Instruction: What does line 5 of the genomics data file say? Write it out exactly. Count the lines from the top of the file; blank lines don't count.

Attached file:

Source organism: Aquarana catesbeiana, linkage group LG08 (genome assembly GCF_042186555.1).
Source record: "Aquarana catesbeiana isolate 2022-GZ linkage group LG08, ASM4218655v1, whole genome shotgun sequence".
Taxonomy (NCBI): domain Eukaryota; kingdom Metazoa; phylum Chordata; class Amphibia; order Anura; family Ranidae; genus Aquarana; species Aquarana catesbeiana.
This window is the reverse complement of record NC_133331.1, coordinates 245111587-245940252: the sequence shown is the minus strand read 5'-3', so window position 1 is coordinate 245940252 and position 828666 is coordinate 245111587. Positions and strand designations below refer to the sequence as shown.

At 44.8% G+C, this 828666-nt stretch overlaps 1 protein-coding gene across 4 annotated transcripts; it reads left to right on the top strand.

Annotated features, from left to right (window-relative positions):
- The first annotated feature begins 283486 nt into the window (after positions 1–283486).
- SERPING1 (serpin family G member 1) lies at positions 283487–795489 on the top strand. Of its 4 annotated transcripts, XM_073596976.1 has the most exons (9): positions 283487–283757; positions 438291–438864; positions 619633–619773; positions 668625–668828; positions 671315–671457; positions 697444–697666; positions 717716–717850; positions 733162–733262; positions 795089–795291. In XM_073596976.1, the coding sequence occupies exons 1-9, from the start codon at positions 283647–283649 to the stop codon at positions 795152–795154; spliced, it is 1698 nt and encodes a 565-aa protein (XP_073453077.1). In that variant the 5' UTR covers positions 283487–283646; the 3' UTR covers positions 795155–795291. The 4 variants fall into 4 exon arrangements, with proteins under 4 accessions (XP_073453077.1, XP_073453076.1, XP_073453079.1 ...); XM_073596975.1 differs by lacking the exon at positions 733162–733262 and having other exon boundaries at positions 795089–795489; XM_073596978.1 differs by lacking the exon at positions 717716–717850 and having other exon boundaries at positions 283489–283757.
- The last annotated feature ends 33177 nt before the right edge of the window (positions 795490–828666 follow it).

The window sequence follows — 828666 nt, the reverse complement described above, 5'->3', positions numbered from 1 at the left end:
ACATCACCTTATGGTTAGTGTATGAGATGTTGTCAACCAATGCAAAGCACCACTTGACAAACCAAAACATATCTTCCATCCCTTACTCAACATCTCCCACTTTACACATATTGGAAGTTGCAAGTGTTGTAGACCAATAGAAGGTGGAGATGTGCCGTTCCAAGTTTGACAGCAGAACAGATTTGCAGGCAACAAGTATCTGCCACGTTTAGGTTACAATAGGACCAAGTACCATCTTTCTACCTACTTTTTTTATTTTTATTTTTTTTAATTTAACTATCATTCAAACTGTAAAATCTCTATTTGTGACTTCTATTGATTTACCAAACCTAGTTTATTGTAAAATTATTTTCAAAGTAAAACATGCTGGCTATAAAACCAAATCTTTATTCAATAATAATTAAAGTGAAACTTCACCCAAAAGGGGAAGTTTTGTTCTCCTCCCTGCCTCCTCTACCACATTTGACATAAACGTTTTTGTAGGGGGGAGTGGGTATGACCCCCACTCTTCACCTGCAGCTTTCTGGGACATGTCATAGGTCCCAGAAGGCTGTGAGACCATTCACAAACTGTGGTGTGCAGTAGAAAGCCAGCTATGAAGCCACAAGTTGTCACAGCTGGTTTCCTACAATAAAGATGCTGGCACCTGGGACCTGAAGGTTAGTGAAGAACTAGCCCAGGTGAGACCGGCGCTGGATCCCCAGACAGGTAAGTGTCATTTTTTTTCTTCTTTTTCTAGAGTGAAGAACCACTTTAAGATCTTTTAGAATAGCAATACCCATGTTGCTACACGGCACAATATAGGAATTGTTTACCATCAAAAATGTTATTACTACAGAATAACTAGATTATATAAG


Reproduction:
At 44.8% G+C, this 828666-nt stretch overlaps 1 protein-coding gene across 4 annotated transcripts; it reads left to right on the top strand.